Sexuality has also had a significant impact on HIV/AIDS in the Caribbean. The prevalence of HIV among men who have sex with men (MSM) seems to be high, though reliable, current data is lacking. The HIV prevalence rate across the Caribbean between MSM varies, ranging from 11.7 percent in the Dominican Republic (1996) to 18 percent in Suriname (1998) to 33.6 percent in Jamaica (1996).[3] While unprotected sex between men is undoubtedly a major contributing factor to the epidemic, it remains largely hidden in the data. In many Caribbean countries, gay sexual relations remain illegal. This has led to a heavy stigma associated with same-sex relationships.[2] This stigma and widespread discrimination are definite factors in the spread of HIV.[11] In Trinidad and Tobago, one in five MSM were HIV positive, and out of those, one in four said they also have sex with women.[2] Because of the stigma and discrimination, these men hide their same sex behavior and become involved with women who do not know about their sexuality.[3]:page: 199 This has created a bridge for HIV to pass from the gay community to the general population.[3]:page: 199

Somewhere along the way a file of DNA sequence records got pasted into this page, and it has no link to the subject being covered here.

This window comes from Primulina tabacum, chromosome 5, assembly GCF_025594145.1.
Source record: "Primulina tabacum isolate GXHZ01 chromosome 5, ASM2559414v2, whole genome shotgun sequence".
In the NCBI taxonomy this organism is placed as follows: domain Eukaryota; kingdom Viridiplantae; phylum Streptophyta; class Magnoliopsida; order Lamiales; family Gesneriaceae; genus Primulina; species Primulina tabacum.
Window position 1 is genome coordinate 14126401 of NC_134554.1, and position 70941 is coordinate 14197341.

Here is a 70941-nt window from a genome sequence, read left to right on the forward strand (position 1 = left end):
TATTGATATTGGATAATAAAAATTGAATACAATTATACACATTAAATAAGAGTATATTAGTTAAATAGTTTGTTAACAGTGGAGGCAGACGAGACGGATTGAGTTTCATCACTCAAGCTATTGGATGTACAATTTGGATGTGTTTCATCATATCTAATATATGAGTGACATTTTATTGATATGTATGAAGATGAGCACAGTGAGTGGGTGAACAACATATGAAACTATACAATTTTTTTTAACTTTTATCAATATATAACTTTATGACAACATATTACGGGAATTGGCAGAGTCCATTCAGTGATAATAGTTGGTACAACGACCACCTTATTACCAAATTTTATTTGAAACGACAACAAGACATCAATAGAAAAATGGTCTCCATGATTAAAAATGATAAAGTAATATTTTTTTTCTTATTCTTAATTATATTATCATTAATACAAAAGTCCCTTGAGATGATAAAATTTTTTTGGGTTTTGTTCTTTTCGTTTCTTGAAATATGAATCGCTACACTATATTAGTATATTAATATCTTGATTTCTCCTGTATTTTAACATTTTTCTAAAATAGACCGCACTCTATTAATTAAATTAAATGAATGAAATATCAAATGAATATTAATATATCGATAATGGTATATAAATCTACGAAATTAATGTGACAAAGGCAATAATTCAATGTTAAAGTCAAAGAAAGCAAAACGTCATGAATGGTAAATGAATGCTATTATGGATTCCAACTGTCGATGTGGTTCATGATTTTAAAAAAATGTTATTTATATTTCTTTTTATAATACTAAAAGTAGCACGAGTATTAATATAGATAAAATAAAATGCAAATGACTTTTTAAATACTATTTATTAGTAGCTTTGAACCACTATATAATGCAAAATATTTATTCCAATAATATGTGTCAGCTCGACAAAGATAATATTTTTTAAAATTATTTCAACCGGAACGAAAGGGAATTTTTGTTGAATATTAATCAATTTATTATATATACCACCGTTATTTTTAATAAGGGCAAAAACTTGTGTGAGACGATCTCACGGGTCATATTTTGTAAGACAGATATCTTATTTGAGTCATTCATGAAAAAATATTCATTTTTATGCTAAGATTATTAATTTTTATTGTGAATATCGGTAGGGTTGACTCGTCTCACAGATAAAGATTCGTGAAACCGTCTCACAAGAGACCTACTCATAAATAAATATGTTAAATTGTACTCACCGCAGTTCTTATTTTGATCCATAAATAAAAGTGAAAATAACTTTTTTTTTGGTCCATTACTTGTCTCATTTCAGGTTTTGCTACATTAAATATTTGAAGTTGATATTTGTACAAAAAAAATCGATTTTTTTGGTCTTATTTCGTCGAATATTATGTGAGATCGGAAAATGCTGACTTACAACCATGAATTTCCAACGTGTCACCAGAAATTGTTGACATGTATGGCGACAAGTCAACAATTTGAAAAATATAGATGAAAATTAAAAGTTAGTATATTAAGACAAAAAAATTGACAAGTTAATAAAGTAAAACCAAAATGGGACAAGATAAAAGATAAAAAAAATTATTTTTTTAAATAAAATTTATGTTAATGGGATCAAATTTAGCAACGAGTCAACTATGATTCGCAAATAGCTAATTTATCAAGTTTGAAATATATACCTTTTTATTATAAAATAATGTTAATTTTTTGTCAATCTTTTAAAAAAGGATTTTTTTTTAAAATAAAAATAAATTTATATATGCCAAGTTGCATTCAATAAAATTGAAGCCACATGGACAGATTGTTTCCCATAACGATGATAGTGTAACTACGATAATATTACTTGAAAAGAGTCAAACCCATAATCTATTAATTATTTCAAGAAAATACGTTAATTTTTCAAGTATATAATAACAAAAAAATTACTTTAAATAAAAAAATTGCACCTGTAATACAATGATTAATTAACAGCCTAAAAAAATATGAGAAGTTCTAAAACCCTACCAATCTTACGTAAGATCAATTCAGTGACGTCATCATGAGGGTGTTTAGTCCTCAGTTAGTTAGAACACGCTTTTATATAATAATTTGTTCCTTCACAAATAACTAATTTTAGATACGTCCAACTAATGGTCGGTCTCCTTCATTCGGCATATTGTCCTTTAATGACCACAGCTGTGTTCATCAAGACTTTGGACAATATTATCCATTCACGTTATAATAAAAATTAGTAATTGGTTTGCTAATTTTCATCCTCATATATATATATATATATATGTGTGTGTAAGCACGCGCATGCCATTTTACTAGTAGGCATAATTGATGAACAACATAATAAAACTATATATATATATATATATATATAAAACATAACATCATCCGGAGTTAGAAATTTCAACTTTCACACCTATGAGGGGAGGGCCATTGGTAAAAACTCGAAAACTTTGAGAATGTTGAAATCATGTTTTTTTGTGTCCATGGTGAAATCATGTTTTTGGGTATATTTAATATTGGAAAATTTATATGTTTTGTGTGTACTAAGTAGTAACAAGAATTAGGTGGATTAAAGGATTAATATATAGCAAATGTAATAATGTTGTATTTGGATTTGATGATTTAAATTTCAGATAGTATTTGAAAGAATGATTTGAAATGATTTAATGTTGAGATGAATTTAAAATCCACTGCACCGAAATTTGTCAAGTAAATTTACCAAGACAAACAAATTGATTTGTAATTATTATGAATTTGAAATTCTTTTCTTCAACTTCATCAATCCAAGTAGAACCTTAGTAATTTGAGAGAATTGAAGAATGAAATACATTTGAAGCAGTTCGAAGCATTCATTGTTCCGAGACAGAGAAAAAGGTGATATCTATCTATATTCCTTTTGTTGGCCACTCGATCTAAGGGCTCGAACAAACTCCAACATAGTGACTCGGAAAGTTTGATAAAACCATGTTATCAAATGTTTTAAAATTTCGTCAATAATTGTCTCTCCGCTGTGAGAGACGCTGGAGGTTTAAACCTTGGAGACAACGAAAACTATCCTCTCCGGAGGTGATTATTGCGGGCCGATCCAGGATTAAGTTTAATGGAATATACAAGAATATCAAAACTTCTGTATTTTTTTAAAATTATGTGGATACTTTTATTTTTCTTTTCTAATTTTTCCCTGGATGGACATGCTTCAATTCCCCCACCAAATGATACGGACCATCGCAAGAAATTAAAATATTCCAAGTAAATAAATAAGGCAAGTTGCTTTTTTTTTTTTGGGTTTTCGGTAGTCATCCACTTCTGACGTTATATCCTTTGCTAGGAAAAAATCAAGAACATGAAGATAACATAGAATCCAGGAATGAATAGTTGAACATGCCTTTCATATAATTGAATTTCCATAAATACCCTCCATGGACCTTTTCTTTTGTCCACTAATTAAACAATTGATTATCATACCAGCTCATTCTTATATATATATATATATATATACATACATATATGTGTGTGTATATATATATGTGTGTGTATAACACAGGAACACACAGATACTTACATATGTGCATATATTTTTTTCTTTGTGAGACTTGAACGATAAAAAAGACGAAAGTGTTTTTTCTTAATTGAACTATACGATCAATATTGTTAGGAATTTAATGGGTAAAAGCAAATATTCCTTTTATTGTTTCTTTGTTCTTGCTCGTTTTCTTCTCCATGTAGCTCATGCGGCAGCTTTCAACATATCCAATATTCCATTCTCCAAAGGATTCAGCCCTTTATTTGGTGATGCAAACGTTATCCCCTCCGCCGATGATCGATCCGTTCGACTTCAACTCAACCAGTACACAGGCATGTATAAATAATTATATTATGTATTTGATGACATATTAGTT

Cultural factors[edit]

Several factors within Caribbean cultures play a role in HIV transmission. Firstly, sexual patterns exist in several countries that foster the spread of the disease. There is a high level of sexual activity among the youth, as evidenced by the 22 to 32 percent of persons in six eastern Caribbean states reporting having sex before age 15.[3]:page: 199 Furthermore, having multiple sexual partners within the past year is relatively common throughout the Caribbean.[3]:page: 199

The commercial sex industry, transactional sex, and sex tourism in the Caribbean are likewise important factors. HIV infection rates for commercial sex workers are high, ranging from 4.5-12.4 percent in the Dominican Republic (2000) to 9 percent in Jamaica (2005) to 30.6 percent in Guyana (2000).[3]:page: 197 One possible explanation is that the use of condoms in transactional sex is less likely.[3]:page: 199 In addition to the specific industry of sex tourism, studies have shown that the general tourism industry is positively correlated with the HIV epidemic.[12] The perceived connection exists in that there are aspects of the environment of a tourist area that foster higher risks for HIV infection. These include riskier behaviors on the part of locals and tourists, as well as employees of the tourism industry engaging in relations with the tourists.[12]